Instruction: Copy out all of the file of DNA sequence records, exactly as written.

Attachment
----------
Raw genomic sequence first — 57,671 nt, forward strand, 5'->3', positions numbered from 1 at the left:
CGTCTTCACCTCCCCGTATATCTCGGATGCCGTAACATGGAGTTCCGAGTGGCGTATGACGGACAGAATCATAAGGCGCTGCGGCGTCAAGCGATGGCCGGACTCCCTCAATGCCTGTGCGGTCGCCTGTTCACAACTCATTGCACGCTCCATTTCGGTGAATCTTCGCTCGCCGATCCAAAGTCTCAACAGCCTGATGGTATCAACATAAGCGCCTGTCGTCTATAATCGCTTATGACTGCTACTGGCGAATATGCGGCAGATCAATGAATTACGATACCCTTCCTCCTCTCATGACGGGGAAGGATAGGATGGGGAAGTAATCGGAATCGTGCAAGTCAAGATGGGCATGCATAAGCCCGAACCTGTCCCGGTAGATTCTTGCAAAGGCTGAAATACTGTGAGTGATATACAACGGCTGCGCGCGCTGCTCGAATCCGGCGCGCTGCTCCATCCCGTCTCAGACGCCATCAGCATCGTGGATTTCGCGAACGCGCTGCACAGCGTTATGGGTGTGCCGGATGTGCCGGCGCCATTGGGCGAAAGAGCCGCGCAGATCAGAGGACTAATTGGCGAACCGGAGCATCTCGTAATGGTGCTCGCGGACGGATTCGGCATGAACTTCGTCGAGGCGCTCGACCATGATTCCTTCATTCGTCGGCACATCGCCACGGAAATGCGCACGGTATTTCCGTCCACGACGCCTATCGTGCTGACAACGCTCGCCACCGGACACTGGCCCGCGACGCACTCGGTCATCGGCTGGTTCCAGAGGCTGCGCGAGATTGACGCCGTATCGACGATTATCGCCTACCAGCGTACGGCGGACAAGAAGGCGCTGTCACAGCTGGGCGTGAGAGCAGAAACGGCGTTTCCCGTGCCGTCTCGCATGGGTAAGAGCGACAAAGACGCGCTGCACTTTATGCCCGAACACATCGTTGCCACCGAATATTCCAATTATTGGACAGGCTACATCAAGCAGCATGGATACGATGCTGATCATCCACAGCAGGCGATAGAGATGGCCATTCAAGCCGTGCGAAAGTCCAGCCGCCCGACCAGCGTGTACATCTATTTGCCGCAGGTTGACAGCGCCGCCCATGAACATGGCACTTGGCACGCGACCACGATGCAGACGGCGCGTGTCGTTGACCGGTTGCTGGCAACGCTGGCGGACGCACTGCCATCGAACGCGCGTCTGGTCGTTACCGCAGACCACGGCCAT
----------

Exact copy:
Raw genomic sequence first — 57,671 nt, forward strand, 5'->3', positions numbered from 1 at the left:
CGTCTTCACCTCCCCGTATATCTCGGATGCCGTAACATGGAGTTCCGAGTGGCGTATGACGGACAGAATCATAAGGCGCTGCGGCGTCAAGCGATGGCCGGACTCCCTCAATGCCTGTGCGGTCGCCTGTTCACAACTCATTGCACGCTCCATTTCGGTGAATCTTCGCTCGCCGATCCAAAGTCTCAACAGCCTGATGGTATCAACATAAGCGCCTGTCGTCTATAATCGCTTATGACTGCTACTGGCGAATATGCGGCAGATCAATGAATTACGATACCCTTCCTCCTCTCATGACGGGGAAGGATAGGATGGGGAAGTAATCGGAATCGTGCAAGTCAAGATGGGCATGCATAAGCCCGAACCTGTCCCGGTAGATTCTTGCAAAGGCTGAAATACTGTGAGTGATATACAACGGCTGCGCGCGCTGCTCGAATCCGGCGCGCTGCTCCATCCCGTCTCAGACGCCATCAGCATCGTGGATTTCGCGAACGCGCTGCACAGCGTTATGGGTGTGCCGGATGTGCCGGCGCCATTGGGCGAAAGAGCCGCGCAGATCAGAGGACTAATTGGCGAACCGGAGCATCTCGTAATGGTGCTCGCGGACGGATTCGGCATGAACTTCGTCGAGGCGCTCGACCATGATTCCTTCATTCGTCGGCACATCGCCACGGAAATGCGCACGGTATTTCCGTCCACGACGCCTATCGTGCTGACAACGCTCGCCACCGGACACTGGCCCGCGACGCACTCGGTCATCGGCTGGTTCCAGAGGCTGCGCGAGATTGACGCCGTATCGACGATTATCGCCTACCAGCGTACGGCGGACAAGAAGGCGCTGTCACAGCTGGGCGTGAGAGCAGAAACGGCGTTTCCCGTGCCGTCTCGCATGGGTAAGAGCGACAAAGACGCGCTGCACTTTATGCCCGAACACATCGTTGCCACCGAATATTCCAATTATTGGACAGGCTACATCAAGCAGCATGGATACGATGCTGATCATCCACAGCAGGCGATAGAGATGGCCATTCAAGCCGTGCGAAAGTCCAGCCGCCCGACCAGCGTGTACATCTATTTGCCGCAGGTTGACAGCGCCGCCCATGAACATGGCACTTGGCACGCGACCACGATGCAGACGGCGCGTGTCGTTGACCGGTTGCTGGCAACGCTGGCGGACGCACTGCCATCGAACGCGCGTCTGGTCGTTACCGCAGACCACGGCCAT